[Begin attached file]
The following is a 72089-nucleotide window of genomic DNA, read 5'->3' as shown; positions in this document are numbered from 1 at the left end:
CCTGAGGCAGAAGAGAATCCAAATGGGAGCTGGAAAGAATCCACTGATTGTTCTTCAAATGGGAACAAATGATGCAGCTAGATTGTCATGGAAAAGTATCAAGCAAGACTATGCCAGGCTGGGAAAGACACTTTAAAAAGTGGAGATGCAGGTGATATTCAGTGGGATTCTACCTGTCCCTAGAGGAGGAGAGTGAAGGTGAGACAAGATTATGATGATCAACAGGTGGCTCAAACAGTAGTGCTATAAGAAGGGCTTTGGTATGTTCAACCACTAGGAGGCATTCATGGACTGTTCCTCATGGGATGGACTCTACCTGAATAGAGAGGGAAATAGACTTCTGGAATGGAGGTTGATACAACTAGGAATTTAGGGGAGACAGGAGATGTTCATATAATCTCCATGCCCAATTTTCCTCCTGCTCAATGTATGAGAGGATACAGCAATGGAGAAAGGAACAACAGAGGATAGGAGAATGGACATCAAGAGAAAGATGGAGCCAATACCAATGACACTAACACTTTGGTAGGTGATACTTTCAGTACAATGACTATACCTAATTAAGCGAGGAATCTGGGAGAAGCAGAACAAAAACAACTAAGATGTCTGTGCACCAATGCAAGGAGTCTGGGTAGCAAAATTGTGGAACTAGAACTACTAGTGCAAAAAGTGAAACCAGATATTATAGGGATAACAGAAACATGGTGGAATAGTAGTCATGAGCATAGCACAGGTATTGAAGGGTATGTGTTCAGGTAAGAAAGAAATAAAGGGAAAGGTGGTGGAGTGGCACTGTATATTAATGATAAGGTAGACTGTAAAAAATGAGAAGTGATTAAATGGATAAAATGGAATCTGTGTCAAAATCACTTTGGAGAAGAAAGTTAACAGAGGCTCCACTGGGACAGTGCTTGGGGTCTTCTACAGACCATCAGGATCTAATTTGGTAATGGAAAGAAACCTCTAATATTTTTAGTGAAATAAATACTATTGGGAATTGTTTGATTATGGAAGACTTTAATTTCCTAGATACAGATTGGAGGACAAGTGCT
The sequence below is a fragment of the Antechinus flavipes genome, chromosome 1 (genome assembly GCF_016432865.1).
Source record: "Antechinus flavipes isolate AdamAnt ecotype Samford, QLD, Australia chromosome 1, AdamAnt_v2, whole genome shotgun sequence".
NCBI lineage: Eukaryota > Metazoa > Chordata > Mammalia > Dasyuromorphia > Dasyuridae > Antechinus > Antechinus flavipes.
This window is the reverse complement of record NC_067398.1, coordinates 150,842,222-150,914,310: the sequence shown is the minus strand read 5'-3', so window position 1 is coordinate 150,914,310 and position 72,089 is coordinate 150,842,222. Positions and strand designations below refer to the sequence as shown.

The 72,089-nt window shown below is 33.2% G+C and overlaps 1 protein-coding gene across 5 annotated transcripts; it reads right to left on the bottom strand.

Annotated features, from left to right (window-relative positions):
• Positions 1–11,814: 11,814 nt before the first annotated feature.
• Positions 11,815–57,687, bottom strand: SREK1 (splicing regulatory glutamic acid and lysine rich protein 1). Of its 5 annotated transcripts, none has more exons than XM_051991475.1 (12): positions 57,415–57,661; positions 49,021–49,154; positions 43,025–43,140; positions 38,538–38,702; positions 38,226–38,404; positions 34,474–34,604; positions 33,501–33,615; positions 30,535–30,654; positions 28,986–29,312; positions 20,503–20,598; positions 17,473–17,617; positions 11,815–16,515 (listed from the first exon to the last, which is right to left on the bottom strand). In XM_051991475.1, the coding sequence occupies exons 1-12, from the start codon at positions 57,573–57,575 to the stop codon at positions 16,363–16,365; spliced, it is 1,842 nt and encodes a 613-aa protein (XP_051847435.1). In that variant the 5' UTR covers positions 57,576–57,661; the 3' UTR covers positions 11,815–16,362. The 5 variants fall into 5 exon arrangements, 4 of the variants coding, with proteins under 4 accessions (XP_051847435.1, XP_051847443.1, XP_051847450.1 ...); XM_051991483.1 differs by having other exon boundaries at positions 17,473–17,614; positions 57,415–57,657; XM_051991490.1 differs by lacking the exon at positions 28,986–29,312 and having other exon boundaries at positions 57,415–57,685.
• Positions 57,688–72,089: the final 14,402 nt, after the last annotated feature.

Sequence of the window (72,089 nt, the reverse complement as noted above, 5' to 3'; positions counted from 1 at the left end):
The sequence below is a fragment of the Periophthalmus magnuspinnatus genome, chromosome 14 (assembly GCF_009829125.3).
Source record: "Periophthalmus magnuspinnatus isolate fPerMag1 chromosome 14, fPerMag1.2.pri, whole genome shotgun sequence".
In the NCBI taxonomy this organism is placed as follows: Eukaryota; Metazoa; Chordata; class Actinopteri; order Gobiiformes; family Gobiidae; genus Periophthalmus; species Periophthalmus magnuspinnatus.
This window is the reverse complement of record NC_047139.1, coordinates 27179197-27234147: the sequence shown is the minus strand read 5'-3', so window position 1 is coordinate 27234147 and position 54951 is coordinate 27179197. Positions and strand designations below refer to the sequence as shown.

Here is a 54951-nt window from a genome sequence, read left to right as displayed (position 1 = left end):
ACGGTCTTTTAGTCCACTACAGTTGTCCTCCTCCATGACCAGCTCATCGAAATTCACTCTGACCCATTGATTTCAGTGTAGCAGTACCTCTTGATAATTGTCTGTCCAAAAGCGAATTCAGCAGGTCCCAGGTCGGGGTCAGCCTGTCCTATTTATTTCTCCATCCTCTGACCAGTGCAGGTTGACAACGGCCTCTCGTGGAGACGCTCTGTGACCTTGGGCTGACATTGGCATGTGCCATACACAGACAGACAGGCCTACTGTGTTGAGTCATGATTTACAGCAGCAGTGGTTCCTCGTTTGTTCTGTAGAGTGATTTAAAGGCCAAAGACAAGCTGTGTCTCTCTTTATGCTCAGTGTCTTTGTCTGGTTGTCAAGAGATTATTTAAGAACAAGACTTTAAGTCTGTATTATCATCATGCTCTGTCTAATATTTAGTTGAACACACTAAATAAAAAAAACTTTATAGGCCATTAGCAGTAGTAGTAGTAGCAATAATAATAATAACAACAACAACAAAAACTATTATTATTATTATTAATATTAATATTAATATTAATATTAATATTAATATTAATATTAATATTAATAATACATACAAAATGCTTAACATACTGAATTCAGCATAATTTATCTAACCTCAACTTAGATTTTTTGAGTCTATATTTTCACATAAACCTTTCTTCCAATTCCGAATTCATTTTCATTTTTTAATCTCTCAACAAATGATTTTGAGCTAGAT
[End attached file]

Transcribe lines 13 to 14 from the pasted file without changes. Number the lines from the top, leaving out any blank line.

The sequence below is a fragment of the Periophthalmus magnuspinnatus genome, chromosome 14 (assembly GCF_009829125.3).
Source record: "Periophthalmus magnuspinnatus isolate fPerMag1 chromosome 14, fPerMag1.2.pri, whole genome shotgun sequence".